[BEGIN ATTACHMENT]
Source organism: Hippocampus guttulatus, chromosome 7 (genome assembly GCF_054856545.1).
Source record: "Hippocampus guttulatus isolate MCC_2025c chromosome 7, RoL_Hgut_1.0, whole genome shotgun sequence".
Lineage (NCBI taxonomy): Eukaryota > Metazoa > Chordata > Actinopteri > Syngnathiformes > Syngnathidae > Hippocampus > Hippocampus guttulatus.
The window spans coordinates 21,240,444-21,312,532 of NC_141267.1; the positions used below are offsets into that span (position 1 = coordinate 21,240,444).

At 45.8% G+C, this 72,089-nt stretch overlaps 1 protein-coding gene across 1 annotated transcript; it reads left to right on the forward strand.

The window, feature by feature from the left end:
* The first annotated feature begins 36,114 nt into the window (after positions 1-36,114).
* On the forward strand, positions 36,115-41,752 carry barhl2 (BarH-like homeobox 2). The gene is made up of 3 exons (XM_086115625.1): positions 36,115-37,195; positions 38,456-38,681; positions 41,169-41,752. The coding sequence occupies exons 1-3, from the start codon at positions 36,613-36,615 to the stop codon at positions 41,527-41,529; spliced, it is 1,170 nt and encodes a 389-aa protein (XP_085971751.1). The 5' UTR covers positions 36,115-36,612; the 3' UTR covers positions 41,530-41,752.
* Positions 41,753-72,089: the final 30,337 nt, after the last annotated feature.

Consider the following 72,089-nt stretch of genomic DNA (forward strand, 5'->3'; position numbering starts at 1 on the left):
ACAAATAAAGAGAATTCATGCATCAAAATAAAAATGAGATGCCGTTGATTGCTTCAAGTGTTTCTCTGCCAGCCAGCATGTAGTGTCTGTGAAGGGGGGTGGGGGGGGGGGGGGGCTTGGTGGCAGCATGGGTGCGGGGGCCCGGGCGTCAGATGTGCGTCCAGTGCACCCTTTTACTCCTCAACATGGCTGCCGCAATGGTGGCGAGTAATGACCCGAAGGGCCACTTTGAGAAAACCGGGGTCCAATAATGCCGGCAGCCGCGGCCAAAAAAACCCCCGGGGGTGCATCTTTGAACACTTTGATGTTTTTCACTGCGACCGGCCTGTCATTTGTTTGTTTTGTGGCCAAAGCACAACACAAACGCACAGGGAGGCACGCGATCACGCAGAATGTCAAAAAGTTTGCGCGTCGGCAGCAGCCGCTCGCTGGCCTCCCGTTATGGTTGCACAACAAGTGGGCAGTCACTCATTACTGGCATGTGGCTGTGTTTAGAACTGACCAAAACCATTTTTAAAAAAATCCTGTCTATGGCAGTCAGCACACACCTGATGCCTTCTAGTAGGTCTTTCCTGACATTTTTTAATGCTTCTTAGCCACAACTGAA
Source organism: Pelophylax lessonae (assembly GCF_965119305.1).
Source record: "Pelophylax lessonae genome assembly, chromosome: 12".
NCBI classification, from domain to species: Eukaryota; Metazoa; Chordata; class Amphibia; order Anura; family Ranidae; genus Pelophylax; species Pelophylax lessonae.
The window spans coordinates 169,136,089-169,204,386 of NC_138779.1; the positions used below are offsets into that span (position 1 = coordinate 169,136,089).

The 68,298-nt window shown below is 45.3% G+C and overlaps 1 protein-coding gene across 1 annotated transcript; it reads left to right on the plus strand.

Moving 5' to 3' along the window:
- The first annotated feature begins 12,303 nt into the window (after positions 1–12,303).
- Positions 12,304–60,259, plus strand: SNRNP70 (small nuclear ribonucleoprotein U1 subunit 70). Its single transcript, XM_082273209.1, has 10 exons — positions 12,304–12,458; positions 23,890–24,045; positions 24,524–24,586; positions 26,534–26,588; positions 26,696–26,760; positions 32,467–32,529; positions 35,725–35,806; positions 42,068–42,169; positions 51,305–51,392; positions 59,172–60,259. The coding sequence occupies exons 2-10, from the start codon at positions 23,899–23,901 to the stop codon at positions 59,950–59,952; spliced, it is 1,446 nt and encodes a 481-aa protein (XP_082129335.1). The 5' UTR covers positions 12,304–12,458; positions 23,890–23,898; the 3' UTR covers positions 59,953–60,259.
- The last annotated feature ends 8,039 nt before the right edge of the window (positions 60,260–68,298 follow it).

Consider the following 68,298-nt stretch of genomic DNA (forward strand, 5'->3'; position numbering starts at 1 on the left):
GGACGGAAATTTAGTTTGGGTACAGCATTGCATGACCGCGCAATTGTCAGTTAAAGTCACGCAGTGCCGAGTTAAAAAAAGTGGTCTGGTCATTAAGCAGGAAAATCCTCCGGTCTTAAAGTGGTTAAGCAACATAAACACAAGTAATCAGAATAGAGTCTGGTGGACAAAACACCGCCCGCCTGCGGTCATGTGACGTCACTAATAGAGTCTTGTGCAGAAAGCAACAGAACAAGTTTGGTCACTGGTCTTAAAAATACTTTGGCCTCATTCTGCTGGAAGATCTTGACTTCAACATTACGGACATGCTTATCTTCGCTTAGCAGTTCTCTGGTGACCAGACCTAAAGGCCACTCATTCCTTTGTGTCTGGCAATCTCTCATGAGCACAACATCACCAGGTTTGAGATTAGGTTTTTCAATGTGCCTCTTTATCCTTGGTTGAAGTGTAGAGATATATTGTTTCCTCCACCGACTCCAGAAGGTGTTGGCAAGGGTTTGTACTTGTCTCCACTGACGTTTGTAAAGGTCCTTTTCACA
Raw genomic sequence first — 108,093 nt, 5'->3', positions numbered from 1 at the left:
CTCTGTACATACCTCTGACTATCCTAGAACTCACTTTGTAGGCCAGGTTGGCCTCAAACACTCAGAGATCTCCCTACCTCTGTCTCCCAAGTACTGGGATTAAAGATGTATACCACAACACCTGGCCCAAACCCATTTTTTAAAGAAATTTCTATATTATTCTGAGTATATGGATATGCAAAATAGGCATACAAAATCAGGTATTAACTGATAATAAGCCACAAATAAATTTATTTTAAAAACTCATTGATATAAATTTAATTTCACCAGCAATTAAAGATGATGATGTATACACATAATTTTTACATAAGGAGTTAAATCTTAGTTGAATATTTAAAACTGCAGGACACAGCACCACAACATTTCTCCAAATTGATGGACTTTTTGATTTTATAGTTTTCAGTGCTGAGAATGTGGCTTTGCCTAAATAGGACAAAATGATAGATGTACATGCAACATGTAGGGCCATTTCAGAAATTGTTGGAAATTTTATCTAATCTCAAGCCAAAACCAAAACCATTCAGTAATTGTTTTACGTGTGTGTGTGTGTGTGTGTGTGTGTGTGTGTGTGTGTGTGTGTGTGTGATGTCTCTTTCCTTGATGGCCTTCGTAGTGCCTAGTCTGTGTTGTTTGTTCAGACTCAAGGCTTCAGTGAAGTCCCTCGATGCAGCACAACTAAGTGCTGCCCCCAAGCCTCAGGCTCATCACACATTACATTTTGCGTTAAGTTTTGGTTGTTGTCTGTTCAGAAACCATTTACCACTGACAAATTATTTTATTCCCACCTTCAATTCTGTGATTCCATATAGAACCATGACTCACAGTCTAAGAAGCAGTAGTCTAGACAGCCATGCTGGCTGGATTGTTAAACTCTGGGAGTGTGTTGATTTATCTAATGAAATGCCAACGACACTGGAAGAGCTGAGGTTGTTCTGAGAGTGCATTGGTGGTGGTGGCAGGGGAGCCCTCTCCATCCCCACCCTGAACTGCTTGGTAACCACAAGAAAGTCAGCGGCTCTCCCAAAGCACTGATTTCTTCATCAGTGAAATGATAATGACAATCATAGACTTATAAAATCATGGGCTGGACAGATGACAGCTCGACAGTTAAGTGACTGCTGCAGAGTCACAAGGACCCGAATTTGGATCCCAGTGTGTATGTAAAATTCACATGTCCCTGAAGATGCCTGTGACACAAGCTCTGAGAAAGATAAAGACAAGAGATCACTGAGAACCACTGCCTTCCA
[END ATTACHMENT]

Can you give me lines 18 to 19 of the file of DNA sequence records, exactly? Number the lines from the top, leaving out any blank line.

- The first annotated feature begins 12,303 nt into the window (after positions 1–12,303).
- Positions 12,304–60,259, plus strand: SNRNP70 (small nuclear ribonucleoprotein U1 subunit 70). Its single transcript, XM_082273209.1, has 10 exons — positions 12,304–12,458; positions 23,890–24,045; positions 24,524–24,586; positions 26,534–26,588; positions 26,696–26,760; positions 32,467–32,529; positions 35,725–35,806; positions 42,068–42,169; positions 51,305–51,392; positions 59,172–60,259. The coding sequence occupies exons 2-10, from the start codon at positions 23,899–23,901 to the stop codon at positions 59,950–59,952; spliced, it is 1,446 nt and encodes a 481-aa protein (XP_082129335.1). The 5' UTR covers positions 12,304–12,458; positions 23,890–23,898; the 3' UTR covers positions 59,953–60,259.